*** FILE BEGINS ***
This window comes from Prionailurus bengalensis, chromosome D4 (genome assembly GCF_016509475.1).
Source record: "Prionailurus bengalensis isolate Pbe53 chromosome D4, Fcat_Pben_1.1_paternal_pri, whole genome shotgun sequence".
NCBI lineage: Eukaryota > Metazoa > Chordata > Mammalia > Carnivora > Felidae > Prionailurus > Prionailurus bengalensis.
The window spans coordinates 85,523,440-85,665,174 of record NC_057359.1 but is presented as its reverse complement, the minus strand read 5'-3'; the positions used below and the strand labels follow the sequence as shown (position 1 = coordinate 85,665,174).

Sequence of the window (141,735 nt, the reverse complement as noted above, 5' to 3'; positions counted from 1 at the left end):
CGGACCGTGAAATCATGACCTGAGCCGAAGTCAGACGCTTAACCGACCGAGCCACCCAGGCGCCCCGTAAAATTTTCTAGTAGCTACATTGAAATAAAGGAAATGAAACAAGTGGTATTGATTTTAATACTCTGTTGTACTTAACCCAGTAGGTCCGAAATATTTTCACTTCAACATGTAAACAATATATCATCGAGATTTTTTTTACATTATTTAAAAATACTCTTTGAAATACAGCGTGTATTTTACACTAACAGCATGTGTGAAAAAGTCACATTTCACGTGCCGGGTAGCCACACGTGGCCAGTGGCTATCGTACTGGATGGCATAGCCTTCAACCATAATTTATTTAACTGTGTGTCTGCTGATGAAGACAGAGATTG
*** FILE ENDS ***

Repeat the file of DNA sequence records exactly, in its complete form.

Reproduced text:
This window comes from Prionailurus bengalensis, chromosome D4 (genome assembly GCF_016509475.1).
Source record: "Prionailurus bengalensis isolate Pbe53 chromosome D4, Fcat_Pben_1.1_paternal_pri, whole genome shotgun sequence".
NCBI lineage: Eukaryota > Metazoa > Chordata > Mammalia > Carnivora > Felidae > Prionailurus > Prionailurus bengalensis.
The window spans coordinates 85,523,440-85,665,174 of record NC_057359.1 but is presented as its reverse complement, the minus strand read 5'-3'; the positions used below and the strand labels follow the sequence as shown (position 1 = coordinate 85,665,174).

Sequence of the window (141,735 nt, the reverse complement as noted above, 5' to 3'; positions counted from 1 at the left end):
CGGACCGTGAAATCATGACCTGAGCCGAAGTCAGACGCTTAACCGACCGAGCCACCCAGGCGCCCCGTAAAATTTTCTAGTAGCTACATTGAAATAAAGGAAATGAAACAAGTGGTATTGATTTTAATACTCTGTTGTACTTAACCCAGTAGGTCCGAAATATTTTCACTTCAACATGTAAACAATATATCATCGAGATTTTTTTTACATTATTTAAAAATACTCTTTGAAATACAGCGTGTATTTTACACTAACAGCATGTGTGAAAAAGTCACATTTCACGTGCCGGGTAGCCACACGTGGCCAGTGGCTATCGTACTGGATGGCATAGCCTTCAACCATAATTTATTTAACTGTGTGTCTGCTGATGAAGACAGAGATTG